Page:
When I started my business, it wasn’t with glory in mind. Rather, I wanted to apply my skills in a way that would benefit others. With a focus on corporate coaching, I completed two Diplomas: The Coaching Academy Personal Performance Coaching, and Corporate and Executive Coaching – but soon discovered this path wasn’t to be. Why? Because, whilst studying, I learned of the challenges autistic people face, which lead me into a change of direction.
It was for this reason that, on the 17th November 2018, I was honoured with an award from The 2018 International Coaching Academy Award, in the category ‘Coaching for a Cause,’ recognising the work I do coaching people on the Autistic Spectrum to find suitable employment and to succeed in work. I couldn’t have been prouder.
Opening the ceremony with inspiring words was The Coaching Academy CEO, Bev James. She said: "There is nothing average about anyone in this room. It's not just about the people that will receive an award but for all of the people who were nominated and for every coach who is changing lives every day and every one of you that keeps pushing their own boundaries to be the best they can be, tonight is for you."
For me, this introduction set the scene for a wonderful evening. Held at Latimer House in Buckinghamshire, the event was black tie, with dinner and dancing – which only added to how happy I was just to be nominated. It was after the meal that winners were announced, and it was an emotional moment to hear my name - a mixture of shock, pride and joy to have my work with people with hidden disabilities recognised in such a public manner.
I am so grateful to have won this award, and wanted to take this opportunity to thank everyone again. More than that, though, I wanted to use this moment as a chance to say how much I am hoping this award will raise awareness of the benefits that coaching and mentoring can bring to people on the autistic spectrum to achieve their goal of gaining meaningful and rewarding employment.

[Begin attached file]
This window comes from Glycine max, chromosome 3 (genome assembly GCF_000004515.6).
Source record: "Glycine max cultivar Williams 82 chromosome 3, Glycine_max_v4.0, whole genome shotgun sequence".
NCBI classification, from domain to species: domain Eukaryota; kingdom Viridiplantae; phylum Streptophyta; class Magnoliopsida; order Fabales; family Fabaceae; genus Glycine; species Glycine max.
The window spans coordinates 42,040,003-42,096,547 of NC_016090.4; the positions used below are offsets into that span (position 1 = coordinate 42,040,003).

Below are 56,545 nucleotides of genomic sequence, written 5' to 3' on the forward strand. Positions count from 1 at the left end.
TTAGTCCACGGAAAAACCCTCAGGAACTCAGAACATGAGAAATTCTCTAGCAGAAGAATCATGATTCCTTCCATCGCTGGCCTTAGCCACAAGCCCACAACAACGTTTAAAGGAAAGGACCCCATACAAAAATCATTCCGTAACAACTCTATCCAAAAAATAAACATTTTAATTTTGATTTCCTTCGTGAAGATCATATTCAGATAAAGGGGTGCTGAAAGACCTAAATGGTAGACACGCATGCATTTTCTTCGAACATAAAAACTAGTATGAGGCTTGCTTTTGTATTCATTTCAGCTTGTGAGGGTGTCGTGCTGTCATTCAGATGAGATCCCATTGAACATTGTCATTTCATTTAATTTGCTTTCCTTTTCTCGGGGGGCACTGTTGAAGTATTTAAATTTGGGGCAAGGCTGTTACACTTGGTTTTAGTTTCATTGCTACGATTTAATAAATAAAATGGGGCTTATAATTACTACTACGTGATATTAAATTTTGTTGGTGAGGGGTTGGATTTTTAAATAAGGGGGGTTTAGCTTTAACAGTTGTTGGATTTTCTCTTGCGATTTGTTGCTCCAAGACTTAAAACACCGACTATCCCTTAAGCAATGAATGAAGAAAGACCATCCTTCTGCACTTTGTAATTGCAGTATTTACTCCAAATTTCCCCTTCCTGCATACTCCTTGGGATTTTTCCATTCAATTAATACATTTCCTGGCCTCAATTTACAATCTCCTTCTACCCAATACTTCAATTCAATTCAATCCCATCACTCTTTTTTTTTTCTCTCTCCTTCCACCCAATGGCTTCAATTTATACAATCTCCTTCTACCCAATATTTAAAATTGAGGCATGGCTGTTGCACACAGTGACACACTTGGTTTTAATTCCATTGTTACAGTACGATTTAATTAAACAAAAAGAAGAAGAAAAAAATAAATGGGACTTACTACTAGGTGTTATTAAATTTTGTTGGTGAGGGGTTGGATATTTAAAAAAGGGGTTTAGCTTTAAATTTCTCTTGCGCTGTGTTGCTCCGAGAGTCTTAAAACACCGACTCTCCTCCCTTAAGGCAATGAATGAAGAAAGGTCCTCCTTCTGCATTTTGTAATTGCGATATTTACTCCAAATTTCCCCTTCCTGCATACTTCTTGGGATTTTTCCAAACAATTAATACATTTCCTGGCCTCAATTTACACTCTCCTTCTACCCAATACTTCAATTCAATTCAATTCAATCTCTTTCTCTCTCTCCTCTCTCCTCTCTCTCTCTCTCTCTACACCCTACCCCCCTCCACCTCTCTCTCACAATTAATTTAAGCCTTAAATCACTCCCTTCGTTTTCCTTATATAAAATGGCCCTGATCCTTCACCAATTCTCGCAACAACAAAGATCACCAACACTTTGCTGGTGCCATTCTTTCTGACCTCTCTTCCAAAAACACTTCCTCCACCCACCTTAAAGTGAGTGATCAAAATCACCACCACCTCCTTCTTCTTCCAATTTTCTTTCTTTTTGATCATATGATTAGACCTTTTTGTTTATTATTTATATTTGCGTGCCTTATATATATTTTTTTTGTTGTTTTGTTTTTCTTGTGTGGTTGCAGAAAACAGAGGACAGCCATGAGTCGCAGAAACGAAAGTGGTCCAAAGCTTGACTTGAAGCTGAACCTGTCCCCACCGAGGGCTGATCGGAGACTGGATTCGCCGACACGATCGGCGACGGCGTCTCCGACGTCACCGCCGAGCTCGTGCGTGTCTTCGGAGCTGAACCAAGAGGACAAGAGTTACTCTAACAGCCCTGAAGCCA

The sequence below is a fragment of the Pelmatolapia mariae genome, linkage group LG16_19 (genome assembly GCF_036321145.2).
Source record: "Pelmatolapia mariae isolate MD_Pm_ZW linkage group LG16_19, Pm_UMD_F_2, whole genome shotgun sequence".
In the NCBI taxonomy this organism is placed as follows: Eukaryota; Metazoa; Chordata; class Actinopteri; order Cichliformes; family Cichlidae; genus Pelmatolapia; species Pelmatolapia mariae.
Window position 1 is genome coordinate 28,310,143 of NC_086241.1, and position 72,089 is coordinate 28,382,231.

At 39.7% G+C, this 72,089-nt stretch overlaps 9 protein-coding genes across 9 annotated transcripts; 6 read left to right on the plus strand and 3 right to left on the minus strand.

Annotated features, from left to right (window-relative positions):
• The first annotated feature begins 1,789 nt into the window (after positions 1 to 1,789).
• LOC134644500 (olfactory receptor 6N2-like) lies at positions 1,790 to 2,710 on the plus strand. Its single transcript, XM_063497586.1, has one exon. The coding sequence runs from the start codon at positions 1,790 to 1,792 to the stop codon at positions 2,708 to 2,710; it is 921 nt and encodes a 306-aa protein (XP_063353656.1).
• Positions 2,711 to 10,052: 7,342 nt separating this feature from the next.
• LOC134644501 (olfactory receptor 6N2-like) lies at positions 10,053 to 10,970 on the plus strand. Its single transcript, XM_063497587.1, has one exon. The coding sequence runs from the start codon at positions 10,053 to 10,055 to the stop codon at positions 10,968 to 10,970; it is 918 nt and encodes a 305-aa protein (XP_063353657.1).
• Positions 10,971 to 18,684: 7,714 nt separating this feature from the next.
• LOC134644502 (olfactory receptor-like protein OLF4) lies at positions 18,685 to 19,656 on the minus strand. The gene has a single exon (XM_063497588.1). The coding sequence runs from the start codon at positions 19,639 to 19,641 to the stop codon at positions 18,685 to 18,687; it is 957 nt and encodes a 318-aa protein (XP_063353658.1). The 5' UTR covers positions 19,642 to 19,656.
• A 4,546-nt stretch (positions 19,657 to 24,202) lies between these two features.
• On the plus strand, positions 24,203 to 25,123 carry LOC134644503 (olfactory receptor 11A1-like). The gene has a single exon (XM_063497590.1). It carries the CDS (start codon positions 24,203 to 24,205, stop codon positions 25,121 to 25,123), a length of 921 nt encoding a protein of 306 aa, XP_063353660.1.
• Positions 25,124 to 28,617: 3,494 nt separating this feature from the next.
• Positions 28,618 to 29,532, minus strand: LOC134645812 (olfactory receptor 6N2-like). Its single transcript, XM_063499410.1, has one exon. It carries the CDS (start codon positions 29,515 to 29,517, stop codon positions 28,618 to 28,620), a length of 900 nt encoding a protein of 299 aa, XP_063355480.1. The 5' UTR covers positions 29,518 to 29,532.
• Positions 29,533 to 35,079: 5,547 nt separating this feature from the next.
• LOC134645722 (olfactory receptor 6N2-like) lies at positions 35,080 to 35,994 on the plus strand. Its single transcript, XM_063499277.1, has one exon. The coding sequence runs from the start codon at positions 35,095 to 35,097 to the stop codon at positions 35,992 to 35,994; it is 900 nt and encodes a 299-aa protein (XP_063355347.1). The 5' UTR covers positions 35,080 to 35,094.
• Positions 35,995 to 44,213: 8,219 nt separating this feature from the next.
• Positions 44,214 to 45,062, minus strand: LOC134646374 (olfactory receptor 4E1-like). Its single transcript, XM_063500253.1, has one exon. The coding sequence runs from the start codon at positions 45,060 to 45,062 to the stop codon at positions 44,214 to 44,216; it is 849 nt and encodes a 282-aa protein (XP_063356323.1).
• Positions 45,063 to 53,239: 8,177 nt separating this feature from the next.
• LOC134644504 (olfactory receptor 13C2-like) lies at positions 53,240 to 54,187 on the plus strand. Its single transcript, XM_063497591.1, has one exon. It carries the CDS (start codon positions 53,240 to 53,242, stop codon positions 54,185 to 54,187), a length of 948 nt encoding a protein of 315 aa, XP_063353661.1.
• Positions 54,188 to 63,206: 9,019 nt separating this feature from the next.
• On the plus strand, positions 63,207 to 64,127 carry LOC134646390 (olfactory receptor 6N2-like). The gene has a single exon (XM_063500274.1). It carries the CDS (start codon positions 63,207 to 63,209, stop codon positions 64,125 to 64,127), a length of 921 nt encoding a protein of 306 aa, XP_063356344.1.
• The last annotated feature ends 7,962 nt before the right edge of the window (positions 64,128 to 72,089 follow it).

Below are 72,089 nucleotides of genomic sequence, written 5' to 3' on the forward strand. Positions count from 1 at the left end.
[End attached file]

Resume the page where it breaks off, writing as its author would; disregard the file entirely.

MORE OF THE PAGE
And here is why: According to statistics, there are just 16% of autistic adults in full time employment, with only 32% of this demographic in any kind of paid work. These stats have not improved in almost a decade, yet we know that being in meaningful and appropriate employment can provide a real sense of self-worth, engagement and purpose, enabling autistic people to lead more independent lives and have improved mental health. With 77% of unemployed autistic adults recorded as saying they wish to work, this figure isn’t good enough.
There are many, often misguided, reasons those on the autistic spectrum do not get offered work. But the fact of the matter is, just as with those that are not autistic, they can be excellent workers. Through my work (and passion!) I am aware that people on the autistic spectrum may need additional support to identify work that is appropriate for them, that provides the opportunities to use their strengths and skills in an environment where they can thrive. It is with this knowledge that I coach and mentor the people that need it, providing the support they require to apply for jobs, disclose their diagnosis and request reasonable adjustment to the recruitment process. Once in work, my coaching of autistic employees helps them to understand the workplace and their role, so they can develop necessary skills, and have the best chance to thrive.
As I say, I am absolutely thrilled to have won this award, and couldn’t be happier to have been honoured in this way. However, my increasing awareness of the challenges autistic people face to gain and succeed in employment has given me a new vocation and sense of purpose, combining my background in Psychology and learning and development with my knowledge and expertise in autism - and this is my truest prize.